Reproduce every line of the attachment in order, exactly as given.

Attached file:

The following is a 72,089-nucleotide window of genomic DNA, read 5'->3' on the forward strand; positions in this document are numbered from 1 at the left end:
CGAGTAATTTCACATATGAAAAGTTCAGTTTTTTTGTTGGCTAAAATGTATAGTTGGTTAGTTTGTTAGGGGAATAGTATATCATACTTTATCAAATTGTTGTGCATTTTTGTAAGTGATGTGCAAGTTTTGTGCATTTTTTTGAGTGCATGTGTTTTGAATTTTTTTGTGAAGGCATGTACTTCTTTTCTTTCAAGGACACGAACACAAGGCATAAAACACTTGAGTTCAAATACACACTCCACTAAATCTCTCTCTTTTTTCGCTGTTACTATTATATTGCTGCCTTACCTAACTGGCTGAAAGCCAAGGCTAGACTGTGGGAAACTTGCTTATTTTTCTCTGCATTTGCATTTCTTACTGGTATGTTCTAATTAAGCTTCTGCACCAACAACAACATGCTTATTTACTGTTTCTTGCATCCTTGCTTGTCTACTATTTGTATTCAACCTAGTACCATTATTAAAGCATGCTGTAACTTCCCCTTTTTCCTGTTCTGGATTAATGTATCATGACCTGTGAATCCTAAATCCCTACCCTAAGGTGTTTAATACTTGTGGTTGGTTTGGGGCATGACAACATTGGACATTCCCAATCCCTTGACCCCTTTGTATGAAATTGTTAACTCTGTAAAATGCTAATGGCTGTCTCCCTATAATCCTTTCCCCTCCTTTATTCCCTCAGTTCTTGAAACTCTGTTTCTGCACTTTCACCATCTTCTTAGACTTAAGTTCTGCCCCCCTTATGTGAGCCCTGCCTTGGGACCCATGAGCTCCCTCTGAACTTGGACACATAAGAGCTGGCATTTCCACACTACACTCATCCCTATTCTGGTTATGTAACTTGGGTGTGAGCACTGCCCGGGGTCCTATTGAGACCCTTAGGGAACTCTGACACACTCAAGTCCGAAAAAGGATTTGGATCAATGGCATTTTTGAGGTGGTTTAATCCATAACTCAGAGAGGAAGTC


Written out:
The following is a 72,089-nucleotide window of genomic DNA, read 5'->3' on the forward strand; positions in this document are numbered from 1 at the left end:
CGAGTAATTTCACATATGAAAAGTTCAGTTTTTTTGTTGGCTAAAATGTATAGTTGGTTAGTTTGTTAGGGGAATAGTATATCATACTTTATCAAATTGTTGTGCATTTTTGTAAGTGATGTGCAAGTTTTGTGCATTTTTTTGAGTGCATGTGTTTTGAATTTTTTTGTGAAGGCATGTACTTCTTTTCTTTCAAGGACACGAACACAAGGCATAAAACACTTGAGTTCAAATACACACTCCACTAAATCTCTCTCTTTTTTCGCTGTTACTATTATATTGCTGCCTTACCTAACTGGCTGAAAGCCAAGGCTAGACTGTGGGAAACTTGCTTATTTTTCTCTGCATTTGCATTTCTTACTGGTATGTTCTAATTAAGCTTCTGCACCAACAACAACATGCTTATTTACTGTTTCTTGCATCCTTGCTTGTCTACTATTTGTATTCAACCTAGTACCATTATTAAAGCATGCTGTAACTTCCCCTTTTTCCTGTTCTGGATTAATGTATCATGACCTGTGAATCCTAAATCCCTACCCTAAGGTGTTTAATACTTGTGGTTGGTTTGGGGCATGACAACATTGGACATTCCCAATCCCTTGACCCCTTTGTATGAAATTGTTAACTCTGTAAAATGCTAATGGCTGTCTCCCTATAATCCTTTCCCCTCCTTTATTCCCTCAGTTCTTGAAACTCTGTTTCTGCACTTTCACCATCTTCTTAGACTTAAGTTCTGCCCCCCTTATGTGAGCCCTGCCTTGGGACCCATGAGCTCCCTCTGAACTTGGACACATAAGAGCTGGCATTTCCACACTACACTCATCCCTATTCTGGTTATGTAACTTGGGTGTGAGCACTGCCCGGGGTCCTATTGAGACCCTTAGGGAACTCTGACACACTCAAGTCCGAAAAAGGATTTGGATCAATGGCATTTTTGAGGTGGTTTAATCCATAACTCAGAGAGGAAGTC